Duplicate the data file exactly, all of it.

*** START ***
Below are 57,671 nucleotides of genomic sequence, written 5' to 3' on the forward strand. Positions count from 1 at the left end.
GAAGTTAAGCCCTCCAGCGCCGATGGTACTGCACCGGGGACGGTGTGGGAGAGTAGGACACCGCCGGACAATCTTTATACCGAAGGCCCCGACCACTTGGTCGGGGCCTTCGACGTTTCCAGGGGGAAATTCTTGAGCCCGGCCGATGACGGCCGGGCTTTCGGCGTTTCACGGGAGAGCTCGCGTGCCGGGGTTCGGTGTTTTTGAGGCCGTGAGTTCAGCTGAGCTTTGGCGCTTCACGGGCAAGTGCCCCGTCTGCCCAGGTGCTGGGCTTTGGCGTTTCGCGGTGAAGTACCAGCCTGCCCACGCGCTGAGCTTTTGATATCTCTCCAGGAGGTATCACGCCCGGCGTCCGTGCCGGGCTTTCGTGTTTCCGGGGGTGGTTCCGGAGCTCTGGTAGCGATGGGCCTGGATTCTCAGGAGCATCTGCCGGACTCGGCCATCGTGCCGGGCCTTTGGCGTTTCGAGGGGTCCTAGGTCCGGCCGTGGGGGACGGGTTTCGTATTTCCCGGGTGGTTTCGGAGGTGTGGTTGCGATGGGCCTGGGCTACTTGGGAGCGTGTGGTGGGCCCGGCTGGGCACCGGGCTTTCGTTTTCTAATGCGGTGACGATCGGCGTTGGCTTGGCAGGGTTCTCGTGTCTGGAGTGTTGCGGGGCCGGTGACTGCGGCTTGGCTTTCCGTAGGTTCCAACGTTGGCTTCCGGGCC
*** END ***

Below are 57,671 nucleotides of genomic sequence, written 5' to 3' on the forward strand. Positions count from 1 at the left end.
GAAGTTAAGCCCTCCAGCGCCGATGGTACTGCACCGGGGACGGTGTGGGAGAGTAGGACACCGCCGGACAATCTTTATACCGAAGGCCCCGACCACTTGGTCGGGGCCTTCGACGTTTCCAGGGGGAAATTCTTGAGCCCGGCCGATGACGGCCGGGCTTTCGGCGTTTCACGGGAGAGCTCGCGTGCCGGGGTTCGGTGTTTTTGAGGCCGTGAGTTCAGCTGAGCTTTGGCGCTTCACGGGCAAGTGCCCCGTCTGCCCAGGTGCTGGGCTTTGGCGTTTCGCGGTGAAGTACCAGCCTGCCCACGCGCTGAGCTTTTGATATCTCTCCAGGAGGTATCACGCCCGGCGTCCGTGCCGGGCTTTCGTGTTTCCGGGGGTGGTTCCGGAGCTCTGGTAGCGATGGGCCTGGATTCTCAGGAGCATCTGCCGGACTCGGCCATCGTGCCGGGCCTTTGGCGTTTCGAGGGGTCCTAGGTCCGGCCGTGGGGGACGGGTTTCGTATTTCCCGGGTGGTTTCGGAGGTGTGGTTGCGATGGGCCTGGGCTACTTGGGAGCGTGTGGTGGGCCCGGCTGGGCACCGGGCTTTCGTTTTCTAATGCGGTGACGATCGGCGTTGGCTTGGCAGGGTTCTCGTGTCTGGAGTGTTGCGGGGCCGGTGACTGCGGCTTGGCTTTCCGTAGGTTCCAACGTTGGCTTCCGGGCC